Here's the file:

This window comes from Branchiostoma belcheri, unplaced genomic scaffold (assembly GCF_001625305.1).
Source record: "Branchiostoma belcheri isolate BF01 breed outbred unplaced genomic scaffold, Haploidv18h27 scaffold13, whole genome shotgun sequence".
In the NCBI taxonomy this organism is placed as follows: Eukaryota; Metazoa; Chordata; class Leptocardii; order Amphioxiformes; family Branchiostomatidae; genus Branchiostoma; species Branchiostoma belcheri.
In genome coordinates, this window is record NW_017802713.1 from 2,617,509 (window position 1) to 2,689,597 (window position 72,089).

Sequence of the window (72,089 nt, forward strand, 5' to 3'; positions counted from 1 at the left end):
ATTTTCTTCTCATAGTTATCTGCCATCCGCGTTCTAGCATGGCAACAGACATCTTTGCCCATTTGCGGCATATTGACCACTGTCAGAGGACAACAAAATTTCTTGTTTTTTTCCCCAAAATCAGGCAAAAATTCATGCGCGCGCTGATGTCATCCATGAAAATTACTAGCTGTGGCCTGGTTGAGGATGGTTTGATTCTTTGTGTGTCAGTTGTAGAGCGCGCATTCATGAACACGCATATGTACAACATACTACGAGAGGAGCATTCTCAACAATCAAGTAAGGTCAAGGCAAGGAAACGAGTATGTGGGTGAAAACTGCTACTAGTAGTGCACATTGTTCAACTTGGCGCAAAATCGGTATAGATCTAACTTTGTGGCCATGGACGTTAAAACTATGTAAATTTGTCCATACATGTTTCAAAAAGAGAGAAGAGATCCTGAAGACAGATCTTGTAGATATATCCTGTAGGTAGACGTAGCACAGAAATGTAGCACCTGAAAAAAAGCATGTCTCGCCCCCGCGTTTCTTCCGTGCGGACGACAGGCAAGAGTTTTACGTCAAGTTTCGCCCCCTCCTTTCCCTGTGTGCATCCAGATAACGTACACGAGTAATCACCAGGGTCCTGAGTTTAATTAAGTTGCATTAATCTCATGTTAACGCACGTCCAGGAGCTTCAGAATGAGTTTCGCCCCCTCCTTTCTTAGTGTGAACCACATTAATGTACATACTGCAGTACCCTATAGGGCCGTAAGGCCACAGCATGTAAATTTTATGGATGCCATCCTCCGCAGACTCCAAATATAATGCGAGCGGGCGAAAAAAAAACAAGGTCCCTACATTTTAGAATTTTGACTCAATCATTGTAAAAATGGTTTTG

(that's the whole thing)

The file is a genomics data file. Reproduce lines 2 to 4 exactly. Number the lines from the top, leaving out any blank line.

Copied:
Source record: "Branchiostoma belcheri isolate BF01 breed outbred unplaced genomic scaffold, Haploidv18h27 scaffold13, whole genome shotgun sequence".
In the NCBI taxonomy this organism is placed as follows: Eukaryota; Metazoa; Chordata; class Leptocardii; order Amphioxiformes; family Branchiostomatidae; genus Branchiostoma; species Branchiostoma belcheri.
In genome coordinates, this window is record NW_017802713.1 from 2,617,509 (window position 1) to 2,689,597 (window position 72,089).